Similarly, in issuing the majority opinion of the court, Justice Antonin Scalia noted that permitting state-law claims that companies ought to have done more to ensure device safety would be disruptive to the federal system for approving devices. “A jury . . . sees only the cost of a more dangerous design, and is not concerned with its benefits,” Scalia wrote. “The patients who reaped those benefits are not represented in court.”

Justice Scalia: Weighing risks and benefits.

Scalia's contentions echoed the long-standing position of the medical device industry. Prior to the justices' ruling, AdvaMed—in conjunction with Medmarc Insurance Group, the Medical Device Manufacturers Association, and international attorney organization DRI—filed an amicus brief with the Supreme Court. The brief argued that FDA should continue to be the sole regulator of medical devices and that allowing a state-law liability approach to assessing safety and effectiveness would lead to reduced patient access to essential medical technologies.

“FDA is the party best suited to balance the risks and rewards of medical technology innovations,” says Kevin M. Quinley, senior vice president for Medmarc Insurance Group (Chantilly, VA). “For all its imperfections, the agency is in the best position to assess those tradeoffs.”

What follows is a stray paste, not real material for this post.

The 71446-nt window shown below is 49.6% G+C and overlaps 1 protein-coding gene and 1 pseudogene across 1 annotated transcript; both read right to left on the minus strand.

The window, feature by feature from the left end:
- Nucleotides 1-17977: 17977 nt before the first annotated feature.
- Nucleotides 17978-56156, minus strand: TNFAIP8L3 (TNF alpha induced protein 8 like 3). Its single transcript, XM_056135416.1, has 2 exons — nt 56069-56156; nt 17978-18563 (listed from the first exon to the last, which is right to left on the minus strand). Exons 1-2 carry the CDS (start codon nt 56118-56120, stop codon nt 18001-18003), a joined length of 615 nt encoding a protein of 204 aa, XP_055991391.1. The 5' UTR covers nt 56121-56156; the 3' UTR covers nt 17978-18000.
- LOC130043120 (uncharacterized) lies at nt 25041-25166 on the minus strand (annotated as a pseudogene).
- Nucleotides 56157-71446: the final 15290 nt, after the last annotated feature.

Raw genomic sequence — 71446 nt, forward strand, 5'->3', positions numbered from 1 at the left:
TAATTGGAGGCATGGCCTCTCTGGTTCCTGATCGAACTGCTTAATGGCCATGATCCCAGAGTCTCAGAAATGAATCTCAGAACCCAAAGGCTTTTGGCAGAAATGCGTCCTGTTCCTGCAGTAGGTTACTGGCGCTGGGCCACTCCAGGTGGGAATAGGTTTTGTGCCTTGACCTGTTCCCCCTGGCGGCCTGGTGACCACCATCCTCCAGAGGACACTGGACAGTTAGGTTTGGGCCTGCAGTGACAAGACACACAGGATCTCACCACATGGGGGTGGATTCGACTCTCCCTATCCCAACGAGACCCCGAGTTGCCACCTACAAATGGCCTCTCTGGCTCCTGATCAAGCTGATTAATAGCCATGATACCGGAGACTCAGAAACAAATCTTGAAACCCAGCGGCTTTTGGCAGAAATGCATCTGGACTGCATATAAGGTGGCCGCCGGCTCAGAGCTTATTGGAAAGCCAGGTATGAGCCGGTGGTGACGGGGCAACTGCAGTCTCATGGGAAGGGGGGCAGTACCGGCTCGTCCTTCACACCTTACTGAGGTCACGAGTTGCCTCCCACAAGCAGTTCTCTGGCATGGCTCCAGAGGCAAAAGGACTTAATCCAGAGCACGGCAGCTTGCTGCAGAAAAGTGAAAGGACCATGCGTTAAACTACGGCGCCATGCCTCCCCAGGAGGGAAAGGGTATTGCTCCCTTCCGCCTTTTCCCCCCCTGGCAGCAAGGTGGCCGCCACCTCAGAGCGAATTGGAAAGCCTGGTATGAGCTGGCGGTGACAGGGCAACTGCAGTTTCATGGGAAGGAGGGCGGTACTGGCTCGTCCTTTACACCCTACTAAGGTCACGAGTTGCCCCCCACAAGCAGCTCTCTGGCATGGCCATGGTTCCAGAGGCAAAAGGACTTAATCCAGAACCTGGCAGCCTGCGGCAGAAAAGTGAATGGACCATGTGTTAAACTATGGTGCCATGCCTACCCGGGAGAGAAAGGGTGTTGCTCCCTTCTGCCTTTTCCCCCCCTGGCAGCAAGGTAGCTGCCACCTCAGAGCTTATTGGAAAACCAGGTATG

Not Out of the Woods

Quinley: Retaining FDA's authority.

Based on the Riegel ruling, Caryn M. Silverman, a partner in the New York office of the law firm of Sedgwick, Detert, Moran & Arnold LLP, expects to see device manufacturers sued in pending cases involving PMA devices to immediately file summary judgment motions seeking dismissal of those lawsuits. “The Riegel decision should support the dismissal of many pending claims in those suits,” she says.

Despite the favorable ruling in Riegel, Lockard notes that the medical device industry is not yet in the clear when it comes to preemption for PMAs. “The reaction by some members of Congress has been immediate, and we will certainly see legislative efforts to respond to the decision,” she says.